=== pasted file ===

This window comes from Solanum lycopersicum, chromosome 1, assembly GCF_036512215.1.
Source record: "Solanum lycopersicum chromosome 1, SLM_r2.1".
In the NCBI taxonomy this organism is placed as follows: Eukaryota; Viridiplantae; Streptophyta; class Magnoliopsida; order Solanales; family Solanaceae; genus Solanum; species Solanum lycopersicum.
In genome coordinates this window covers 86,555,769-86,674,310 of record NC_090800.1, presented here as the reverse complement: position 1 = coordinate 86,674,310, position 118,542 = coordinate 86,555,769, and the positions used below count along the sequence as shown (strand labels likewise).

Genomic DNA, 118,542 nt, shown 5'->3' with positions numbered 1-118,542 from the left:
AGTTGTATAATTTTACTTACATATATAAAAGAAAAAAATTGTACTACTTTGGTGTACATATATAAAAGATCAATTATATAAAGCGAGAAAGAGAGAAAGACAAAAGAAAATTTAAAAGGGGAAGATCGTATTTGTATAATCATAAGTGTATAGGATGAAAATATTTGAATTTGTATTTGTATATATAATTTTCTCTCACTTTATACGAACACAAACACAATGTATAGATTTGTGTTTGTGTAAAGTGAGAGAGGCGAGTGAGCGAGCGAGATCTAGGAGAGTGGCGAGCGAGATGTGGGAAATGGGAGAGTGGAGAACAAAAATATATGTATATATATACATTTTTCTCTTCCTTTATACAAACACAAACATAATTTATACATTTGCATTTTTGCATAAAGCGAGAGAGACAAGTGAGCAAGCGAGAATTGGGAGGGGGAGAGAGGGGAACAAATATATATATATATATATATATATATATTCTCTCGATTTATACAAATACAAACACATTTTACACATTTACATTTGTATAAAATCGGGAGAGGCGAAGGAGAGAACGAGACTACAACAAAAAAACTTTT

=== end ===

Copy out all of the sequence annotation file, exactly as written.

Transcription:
This window comes from Solanum lycopersicum, chromosome 1, assembly GCF_036512215.1.
Source record: "Solanum lycopersicum chromosome 1, SLM_r2.1".
In the NCBI taxonomy this organism is placed as follows: Eukaryota; Viridiplantae; Streptophyta; class Magnoliopsida; order Solanales; family Solanaceae; genus Solanum; species Solanum lycopersicum.
In genome coordinates this window covers 86,555,769-86,674,310 of record NC_090800.1, presented here as the reverse complement: position 1 = coordinate 86,674,310, position 118,542 = coordinate 86,555,769, and the positions used below count along the sequence as shown (strand labels likewise).

Genomic DNA, 118,542 nt, shown 5'->3' with positions numbered 1-118,542 from the left:
AGTTGTATAATTTTACTTACATATATAAAAGAAAAAAATTGTACTACTTTGGTGTACATATATAAAAGATCAATTATATAAAGCGAGAAAGAGAGAAAGACAAAAGAAAATTTAAAAGGGGAAGATCGTATTTGTATAATCATAAGTGTATAGGATGAAAATATTTGAATTTGTATTTGTATATATAATTTTCTCTCACTTTATACGAACACAAACACAATGTATAGATTTGTGTTTGTGTAAAGTGAGAGAGGCGAGTGAGCGAGCGAGATCTAGGAGAGTGGCGAGCGAGATGTGGGAAATGGGAGAGTGGAGAACAAAAATATATGTATATATATACATTTTTCTCTTCCTTTATACAAACACAAACATAATTTATACATTTGCATTTTTGCATAAAGCGAGAGAGACAAGTGAGCAAGCGAGAATTGGGAGGGGGAGAGAGGGGAACAAATATATATATATATATATATATATATATTCTCTCGATTTATACAAATACAAACACATTTTACACATTTACATTTGTATAAAATCGGGAGAGGCGAAGGAGAGAACGAGACTACAACAAAAAAACTTTT